Green Line Feeder Buses Succeed

The Green Line is the spine of the Central Corridor, fed by a network of bus routes that were extended and given enhanced frequencies and hours of service to complement the LRT. We now have numbers that indicate that the feeder buses are doing their job, attracting more passengers to LRT.

The data source is the count of passenger ons and offs by bus stop from Metro Transit. The counts, from Fall 2013 and Fall 2014 were made by on-bus automatic passenger counters that sample the system on a regular basis and produce a statistically valid average for each stop.

I compared the 2013 (before the Green Line) counts with the 2014 (Green Line in operation) counts for most of the non-downtown stations that are bus transfer points. At these locations it seems reasonable to conclude that the difference between the two counts is the transfer passengers between bus and light rail.

OK, this is not one of the transfer points in the article, but it was the only photo I could find with both a bus and Green Line train.

OK, this is not one of the transfer points in the article, but it was the only photo I could find with both a bus and Green Line train.

At the non-downtown, non-U of M transfer points, I counted an increase of 1922 weekday passengers transferring from buses. Here’s a breakdown by station, traveling from east to west. The numbers given are weekday one-way from bus to rail, so it’s reasonable to assume the same number of return trips.

Robert Street Station
Located at 14th and Robert, this station opened up a shortcut for Route 68 Jackson Street and 71 Arkwright-Payne Avenue passengers who previously would have had to travel all the way into downtown to connect with University Avenue buses. Passengers alighting at this bus stop increased from 47 in 2013 to 194 in 2014.

Rice Street Station
Routes 3, 62, 67 and 262 feed the Green Line from the north on Rice Street. This has been a transfer point since 1887 (yes, 1887), and the original University Avenue streetcar line to Minneapolis opened in 1890. Daily transfers increased from 429 in 2013 to 504 in 2014.

Dale Street Station
With the opening of the Green Line, Route 65 Dale Street no longer went downtown, so transfers to the LRT were expected. They increased 151 percent from 117 to 294 per weekday.

Lexington Parkway Station
Route 83 Lexington Crosstown is a new service that was started concurrently with the Green Line, and it feeds 118 new passengers daily. Extending from Roseville to West 7th Street near the Mississippi River, it has attracted about 450 new daily passengers.

Hamline Avenue Station
Route 21 from parallel Selby Avenue makes a dogleg up Hamline to University Avenue to reach the Midway retail area, so the Hamline Station is where it feeds the LRT with 170 per day, compared to 117 before.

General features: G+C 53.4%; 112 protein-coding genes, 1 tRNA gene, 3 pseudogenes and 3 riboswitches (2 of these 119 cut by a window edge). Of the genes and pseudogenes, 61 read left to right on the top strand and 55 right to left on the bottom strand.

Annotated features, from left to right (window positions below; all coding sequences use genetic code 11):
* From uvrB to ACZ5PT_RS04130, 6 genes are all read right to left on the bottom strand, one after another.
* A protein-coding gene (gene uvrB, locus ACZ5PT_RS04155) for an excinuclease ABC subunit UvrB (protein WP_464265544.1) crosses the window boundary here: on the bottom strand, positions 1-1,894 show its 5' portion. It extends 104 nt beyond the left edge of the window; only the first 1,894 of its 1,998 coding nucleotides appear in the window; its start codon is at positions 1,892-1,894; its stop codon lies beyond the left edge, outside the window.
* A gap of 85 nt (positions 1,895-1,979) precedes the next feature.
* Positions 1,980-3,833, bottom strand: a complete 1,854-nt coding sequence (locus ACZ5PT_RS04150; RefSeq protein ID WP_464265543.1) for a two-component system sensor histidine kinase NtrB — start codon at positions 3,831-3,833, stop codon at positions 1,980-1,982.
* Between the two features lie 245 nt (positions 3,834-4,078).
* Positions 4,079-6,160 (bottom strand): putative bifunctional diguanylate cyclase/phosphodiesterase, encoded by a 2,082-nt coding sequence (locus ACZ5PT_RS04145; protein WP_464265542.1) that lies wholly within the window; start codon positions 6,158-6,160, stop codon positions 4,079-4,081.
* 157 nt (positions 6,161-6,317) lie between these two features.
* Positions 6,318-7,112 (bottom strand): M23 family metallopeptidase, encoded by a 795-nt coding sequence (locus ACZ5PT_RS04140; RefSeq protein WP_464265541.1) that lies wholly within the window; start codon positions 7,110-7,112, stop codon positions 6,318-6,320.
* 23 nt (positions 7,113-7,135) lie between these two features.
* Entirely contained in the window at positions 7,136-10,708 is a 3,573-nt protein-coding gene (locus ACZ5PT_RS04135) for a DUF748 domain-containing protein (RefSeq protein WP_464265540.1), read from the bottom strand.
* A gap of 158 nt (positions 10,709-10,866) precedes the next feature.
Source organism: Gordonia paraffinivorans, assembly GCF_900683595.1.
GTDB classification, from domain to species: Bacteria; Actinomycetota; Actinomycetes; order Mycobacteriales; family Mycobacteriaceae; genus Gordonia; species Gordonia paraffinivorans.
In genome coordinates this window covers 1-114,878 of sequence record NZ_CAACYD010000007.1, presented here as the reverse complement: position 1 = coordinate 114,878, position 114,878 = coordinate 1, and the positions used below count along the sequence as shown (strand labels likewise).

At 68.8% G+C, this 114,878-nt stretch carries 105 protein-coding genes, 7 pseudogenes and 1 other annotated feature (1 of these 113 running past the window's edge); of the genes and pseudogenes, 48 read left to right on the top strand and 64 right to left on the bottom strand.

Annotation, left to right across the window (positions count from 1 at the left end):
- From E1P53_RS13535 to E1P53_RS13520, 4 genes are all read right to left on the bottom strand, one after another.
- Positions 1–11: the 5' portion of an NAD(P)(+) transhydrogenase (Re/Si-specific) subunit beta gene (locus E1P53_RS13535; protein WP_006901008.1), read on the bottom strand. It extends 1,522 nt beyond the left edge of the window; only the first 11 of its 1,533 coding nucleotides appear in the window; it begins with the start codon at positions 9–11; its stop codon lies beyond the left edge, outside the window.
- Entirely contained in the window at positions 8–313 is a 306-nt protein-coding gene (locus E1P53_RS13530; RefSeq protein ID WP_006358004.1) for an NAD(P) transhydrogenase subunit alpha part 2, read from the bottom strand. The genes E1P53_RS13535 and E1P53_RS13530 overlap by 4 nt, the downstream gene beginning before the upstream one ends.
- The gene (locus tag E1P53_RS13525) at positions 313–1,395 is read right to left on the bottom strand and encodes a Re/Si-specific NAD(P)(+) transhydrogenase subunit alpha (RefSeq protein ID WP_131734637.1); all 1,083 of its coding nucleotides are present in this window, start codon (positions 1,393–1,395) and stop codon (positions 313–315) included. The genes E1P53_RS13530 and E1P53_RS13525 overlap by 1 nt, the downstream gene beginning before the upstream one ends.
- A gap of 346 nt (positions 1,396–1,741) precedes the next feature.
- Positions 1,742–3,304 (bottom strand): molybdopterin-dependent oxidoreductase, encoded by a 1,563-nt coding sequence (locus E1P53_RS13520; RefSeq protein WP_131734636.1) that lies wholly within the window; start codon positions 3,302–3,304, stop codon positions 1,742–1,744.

Snelling Avenue Station
Over 2000 people transfer daily between the Green Line and Routes 21 and 84 Snelling Crosstown. Surprisingly, the checks show a slight decline in transfer volume, despite Route 84’s frequency improving from every 15 minutes to every 10 minutes.  Next year Route 84 will be largely supplanted by the A Line BRT, so it’s hard to believe that won’t attract more riders. Stay tuned.

Fairview Avenue Station
The Green Line to Minneapolis is fed here by Route 67, which parallels University Avenue to the north on Minnehaha Avenue. Route 67 used to end here. Now it extends west on University to the city limits, then takes Franklin Avenue through Prospect Park, terminating at the Blue Line. Transfers at Fairview have actually declined 21 percent, but I think that’s because the Route 67 extension gets more people where they want to go directly. Also, the transfer to the Green Line is more convenient at the Raymond Station, so they may have shifted there.

Raymond Avenue Station
This station, actually located a block east of Raymond at Carlton Street, features convenient bus stops directly adjacent to the LRT platform. Route 87, the Rosedale-Cleveland Avenue-Highland Park Crosstown has seen a healthy increase in transfers. Route 67 contributes some transfers. The real story, however, is the extension of Route 63 Grand Avenue from its former terminus at the University of St. Thomas. This has opened up an entire new connection between University Avenue and Grand Avenue. According to the checks, Route 63 is carrying 330 new passengers per day on the extension.

Westgate Station
The new Route 30 Broadway Crosstown from north and northeast Minneapolis ends here, opening up another connection that never existed before. Volume is still modest, but hopefully will grow over time.

Stadium Village Station
Route 6 from Dinkytown was extended a couple of blocks to feed the Green Line. Even though the eastbound bus stop is inconveniently located, the connection has been made, attracting over 200 more daily passengers than before.

Because these 2014 counts are now almost a year old, and the Green Line was only a few months old, I expect to see more growth when this Fall’s counts are published.

Aaron Isaacs

About Aaron Isaacs

Aaron retired in 2006 after 33 years as a planner and manager for Metro Transit, where he worked in route and schedule planning, operations, maintenance, transit facilities, light rail and traffic advantages for buses. He's an historian of transit, as a 40+ year volunteer with the Minnesota Streetcar Museum. He's co-author of Twin Cities by Trolley, The Streetcar Era in Minneapolis and St. Paul, and author of Twin Ports by Trolley on Duluth-Superior.